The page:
September 20 2014
‘… but when I try to imagine faultless love, or the life to come, what I hear is the murmur of underground streams, what I see is a limestone landscape.’ (WH Auden)
Meldon has a story rooted in limestone.
On the northernmost fringe of Dartmoor; where the roughness of granite yields to rolling pasture and where, on a fair day, the horizon widens to embrace the sea, the hamlet of Meldon is best known for its quarries.
Today, ballast for the railways is still excavated from one site, but beyond this, through woodland and under the vast spans of a viaduct, rests a peaceful place. Where drills and powder, tares and feather have long fallen silent. Where quiet has replaced the calls of the quarrymen.
At Meldon lay a deposit of limestone, sandwiched between layers of hard, flinty chert. Being quite distant from the coast, there were no ready supplies of seaweed and sand to nourish and neutralise the peaty, acidic fields. So lime was quarried, kilned and spread to ‘sweeten’ the soil hereabouts.
Excavation began on a small scale in the late 1700s and by the time the quarry became exhausted, early in the 20th Century, a two acre crater, some 130 feet deep, had been gouged from the ground.
With time, moorland rains and Auden’s murmuring streams poured balm into the earth’s wound and today this quarry offers one of the finest swims on Dartmoor.
Or so the wild swimming sites proclaimed – with pictures reminiscent of a Mediterranean idyll; all sunlight and serenity.
To be honest, I had never really believed that colour. It seemed too vivid, mystical, unearthly. Certainly it was unlike the night-sky blackness that envelops the swimmer in most moorland pools.
So, it’s with towel and a generous portion of scepticism stowed in my rucsac that I head for Meldon on a sultry Sunday afternoon in late September. Marley Bone is clearly as intrigued as me, for he leaps out through the car window before I have even parked. A bark of surprise and bemused face in my wing mirror shows that he has forgotten the harness he wears in the car, but his tail is still wagging as, gently swinging, he awaits rescue with an air of patient trust.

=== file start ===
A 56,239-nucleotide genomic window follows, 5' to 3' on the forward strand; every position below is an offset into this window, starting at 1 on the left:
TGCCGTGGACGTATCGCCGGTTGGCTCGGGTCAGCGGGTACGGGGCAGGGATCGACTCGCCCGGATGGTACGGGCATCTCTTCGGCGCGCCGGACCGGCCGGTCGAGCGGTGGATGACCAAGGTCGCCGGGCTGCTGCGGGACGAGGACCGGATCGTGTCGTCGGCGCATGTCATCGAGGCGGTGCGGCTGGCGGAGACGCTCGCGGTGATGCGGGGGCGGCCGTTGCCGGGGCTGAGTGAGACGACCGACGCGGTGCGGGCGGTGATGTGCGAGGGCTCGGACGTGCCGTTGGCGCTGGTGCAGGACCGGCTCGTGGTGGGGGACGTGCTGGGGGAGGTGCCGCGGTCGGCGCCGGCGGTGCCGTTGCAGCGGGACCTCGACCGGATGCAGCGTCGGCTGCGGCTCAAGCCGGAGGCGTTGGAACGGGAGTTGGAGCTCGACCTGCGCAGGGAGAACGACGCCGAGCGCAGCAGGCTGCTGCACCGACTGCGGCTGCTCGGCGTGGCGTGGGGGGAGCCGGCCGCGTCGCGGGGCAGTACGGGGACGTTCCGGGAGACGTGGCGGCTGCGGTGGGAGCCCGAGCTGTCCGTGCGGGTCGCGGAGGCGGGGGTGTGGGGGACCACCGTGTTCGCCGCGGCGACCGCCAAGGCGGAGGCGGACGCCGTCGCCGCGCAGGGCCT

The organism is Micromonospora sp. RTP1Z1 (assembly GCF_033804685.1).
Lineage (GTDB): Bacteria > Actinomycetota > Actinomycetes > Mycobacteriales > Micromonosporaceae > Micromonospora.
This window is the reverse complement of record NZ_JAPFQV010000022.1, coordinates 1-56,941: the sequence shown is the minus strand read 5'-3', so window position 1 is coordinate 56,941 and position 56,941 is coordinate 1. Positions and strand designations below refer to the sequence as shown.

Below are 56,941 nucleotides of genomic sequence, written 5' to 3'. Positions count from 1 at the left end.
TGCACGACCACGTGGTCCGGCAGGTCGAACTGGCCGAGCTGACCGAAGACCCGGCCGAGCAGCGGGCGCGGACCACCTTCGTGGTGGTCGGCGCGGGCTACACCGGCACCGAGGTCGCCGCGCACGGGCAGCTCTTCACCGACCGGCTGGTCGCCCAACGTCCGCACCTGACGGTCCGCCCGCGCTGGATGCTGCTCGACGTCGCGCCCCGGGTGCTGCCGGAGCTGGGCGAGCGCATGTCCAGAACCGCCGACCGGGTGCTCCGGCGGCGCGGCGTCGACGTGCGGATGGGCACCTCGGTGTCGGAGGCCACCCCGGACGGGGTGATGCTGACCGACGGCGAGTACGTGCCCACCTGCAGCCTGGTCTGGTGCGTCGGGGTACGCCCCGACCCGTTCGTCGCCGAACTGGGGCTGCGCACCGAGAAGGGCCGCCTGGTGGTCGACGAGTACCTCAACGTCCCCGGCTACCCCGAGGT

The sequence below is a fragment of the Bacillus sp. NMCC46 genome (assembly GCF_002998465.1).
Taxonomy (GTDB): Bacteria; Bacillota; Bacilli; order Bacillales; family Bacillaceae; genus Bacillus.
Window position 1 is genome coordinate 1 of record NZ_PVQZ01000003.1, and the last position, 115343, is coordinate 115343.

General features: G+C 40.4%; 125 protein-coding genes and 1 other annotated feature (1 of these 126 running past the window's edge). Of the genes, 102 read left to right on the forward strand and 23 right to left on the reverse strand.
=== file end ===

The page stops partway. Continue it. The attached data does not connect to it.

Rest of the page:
Emergency over, we head downhill, passing dense bracken and spoil heap fingers that grasp the hillside. The bronzed hues of early Autumn are painted here and there and skeletal remnants of rosebay willow herb loom up beside the gnarled remains of a long dead hawthorn. Thistledown trips along the ground. Wisps of cloud follow suit in a deepening sky.
The air hangs heavy with the drone of bobbing bees and I begin to doubt my direction, for there is no lake to see.
Finding a bridge, I cross the West Okement and moments later, through a parting of trunks, it is there.
Tree-ringed and pretty as the proverbial postcard. And that colour! It was true…
So intense that I can only sit in awe – absorbing what I had failed to believe.
Scrambling down through scrub and sending a cascade of stones into the water, it’s clear that the pool is instantly deep. No gently shelving entry here: In or out – all or nothing.
So in it is …
And how good! For the heat of a long summer has suffused these green waters. Dragonflies and a swooping wagtail become my crewmates as we set off on an exploratory voyage; traversing the length and breadth of the lake.
Voices above send me into a grove of trees that dip and drape into the water on the far bank. I shelter amongst shadows where all is still and stagnant. Like an alligator floating with eyes barely crowning the waterline. This is ‘Deliverance’ without the duelling banjos.
The voices pass and silence floods back into the quarry. Leaving my lair, I slide back out into the sunshine, into the heat and light that is focussed by the lake as if through a magnifying glass. I dive down, through a palette of greens that change from sage, through emerald to bottle as I probe deeper into the opaque water. Rising back, to float lazily at the heart of the pool, I am reminded of a more sombre day.
A day back in 1936; when a local man went missing and was believed to have drowned in the murky waters of the flooded quarry. But no corpse had been found so a decision was made to ‘sing the body.’ This was a traditional practice on the moors whenever a drowning occurred but no trace was evident. It was believed that by singing sacred songs at the water’s edge, the body would be attracted to the surface where a Christian burial would be waiting.
So a choir from Okehampton was duly assembled. Hymns were sung, psalms chanted and prayers said over the waters of Meldon. Within a few days the corpse was found floating on the surface – the last recorded occasion of a body being ‘sung’ from the depths.
To my left, a sudden splash!
Three lads have clambered onto a ledge of chert far above the water. Here a sloped overhang, created by the undercutting of limestone, towers 40 feet above the lake. This is the site of the ‘Meldon Bomb’ – as infamous as it is dangerous – for, from this height, any dive that lacks needle-precision is potentially lethal.
I can almost imagine the spirits of that 1936 choir assembling once more beside these virescent waters…
I feel a shiver. I’ve been in the pool for over an hour, so set off for the steep bank that leads to a towel and picnic.
From my new vantage point high above the lake, I see a shimmering surface and shadows of sycamore in the dryness of the dust.
But in the breath of a breeze, an occasional crusty leaf drifts across my gaze.
A sign that all must change.
For these languid days of summer stand numbered now …